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New tax could cripple our growing 'medtech' economy

Western New York is home to one of the most dynamic and vibrant industries in the world: medical device manufacturing. It is the perfect combination of a highly skilled work force with innovative technologies and products that improve the lives of everyone. The medical device industry is responsible for more than 400,000 American jobs and is indirectly responsible for almost 2 million jobs that supply and support this highly skilled work force.

A study just released showed there are more than 81,000 "medtech" jobs in New York, with more than 25,000 who work directly in this innovative industry, and 55,000 who provide supplies, support and other functions. More than $13.2 billion of revenues is generated in the state by medical device manufacturing companies.

While the study noted that the average salary for American workers in 2009 was $45,320, medtech jobs paid $84,156. These are the very jobs our region needs to fill the ever-increasing requirements of companies in this region and especially those in the Buffalo Niagara Medical Campus.

This is why it is so unfortunate that, as a part of the health care reform legislation, elected officials passed a 2.3 percent excise tax on medical devices. Our region has already seen some of the impact of this bad policy when it was announced that 160 jobs at Gaymar Industries' Orchard Park and West Seneca plants will be eliminated.

Perhaps worst of all, the tax is applied to the sales, not profits, of a medical device manufacture. We know of local companies that, while still growing and creating jobs, are not yet profitable. Under this tax, they would actually still owe a hefty tax bill, despite not having a penny in profits. If this isn't changed, they will be forced to lay off employees, cut back on research and development, or both.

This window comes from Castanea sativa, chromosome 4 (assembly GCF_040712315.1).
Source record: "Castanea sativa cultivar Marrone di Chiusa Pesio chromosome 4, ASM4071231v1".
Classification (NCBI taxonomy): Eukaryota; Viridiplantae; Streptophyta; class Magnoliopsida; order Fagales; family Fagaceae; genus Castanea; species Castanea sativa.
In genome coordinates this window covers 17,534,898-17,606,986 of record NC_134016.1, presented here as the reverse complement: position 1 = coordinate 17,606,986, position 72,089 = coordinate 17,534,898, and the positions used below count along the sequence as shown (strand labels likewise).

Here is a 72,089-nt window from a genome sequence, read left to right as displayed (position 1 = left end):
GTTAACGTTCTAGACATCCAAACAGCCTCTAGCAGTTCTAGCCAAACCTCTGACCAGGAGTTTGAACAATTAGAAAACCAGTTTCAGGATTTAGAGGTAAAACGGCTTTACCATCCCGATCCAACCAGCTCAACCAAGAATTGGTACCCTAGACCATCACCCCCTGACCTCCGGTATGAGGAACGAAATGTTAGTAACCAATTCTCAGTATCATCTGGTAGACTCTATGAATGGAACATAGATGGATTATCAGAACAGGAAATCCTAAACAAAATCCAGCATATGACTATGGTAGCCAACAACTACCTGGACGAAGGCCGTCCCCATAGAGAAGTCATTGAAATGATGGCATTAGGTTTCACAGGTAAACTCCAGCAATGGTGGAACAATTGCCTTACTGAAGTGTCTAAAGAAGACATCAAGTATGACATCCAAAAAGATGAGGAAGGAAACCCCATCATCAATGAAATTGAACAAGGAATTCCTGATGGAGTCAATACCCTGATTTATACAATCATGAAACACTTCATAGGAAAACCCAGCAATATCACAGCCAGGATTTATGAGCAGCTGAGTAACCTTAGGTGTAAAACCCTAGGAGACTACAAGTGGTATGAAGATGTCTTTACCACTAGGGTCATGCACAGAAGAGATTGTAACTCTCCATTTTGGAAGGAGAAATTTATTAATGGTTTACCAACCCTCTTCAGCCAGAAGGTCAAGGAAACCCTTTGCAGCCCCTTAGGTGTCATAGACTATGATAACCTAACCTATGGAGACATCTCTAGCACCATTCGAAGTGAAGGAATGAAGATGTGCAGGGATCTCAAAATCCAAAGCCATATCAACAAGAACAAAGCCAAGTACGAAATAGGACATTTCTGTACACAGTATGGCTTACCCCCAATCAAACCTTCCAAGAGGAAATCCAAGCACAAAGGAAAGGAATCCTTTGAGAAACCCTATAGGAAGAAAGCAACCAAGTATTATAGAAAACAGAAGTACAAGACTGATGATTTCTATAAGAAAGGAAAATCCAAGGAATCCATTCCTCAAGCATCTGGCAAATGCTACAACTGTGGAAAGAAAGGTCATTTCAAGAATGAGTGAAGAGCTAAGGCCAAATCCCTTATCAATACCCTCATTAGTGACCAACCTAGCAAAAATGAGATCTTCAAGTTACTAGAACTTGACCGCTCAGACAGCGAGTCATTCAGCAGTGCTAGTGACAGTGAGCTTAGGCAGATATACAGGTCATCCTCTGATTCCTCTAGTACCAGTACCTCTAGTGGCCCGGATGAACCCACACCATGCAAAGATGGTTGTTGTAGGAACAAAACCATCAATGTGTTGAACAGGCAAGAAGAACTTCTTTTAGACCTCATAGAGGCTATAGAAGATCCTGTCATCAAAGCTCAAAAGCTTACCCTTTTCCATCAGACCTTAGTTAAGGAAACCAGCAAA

The United States is the global leader in medical device manufacturing, though a recent report shows that we are in danger of losing this position, in part due to policies that are hurting innovation. More than 80 percent of all medical device companies have 50 or less employees, and almost 98 percent have less than 500 people.

These vibrant innovators represent the very small and mid-sized businesses we are relying on to turn this economy around, and deliver on the promise of a better tomorrow. This industry is at a crossroads today, and if we allow the potential of foreign competition to seize the innovation lead, my fear is that it could be lost forever.

It's clear that future advancements in the life sciences will be a leader in the growth of the 21st century economy for the Empire State. The huge investment made in our medical campus holds true promise for additional high-paying employment. Medtech companies can help lead the way, driving down health care costs and improving the quality of life for patients. Buffalo's entrepreneurs are ready to deliver on these challenges.


Martin J. Berardi is president of Moog Medical Devices Group.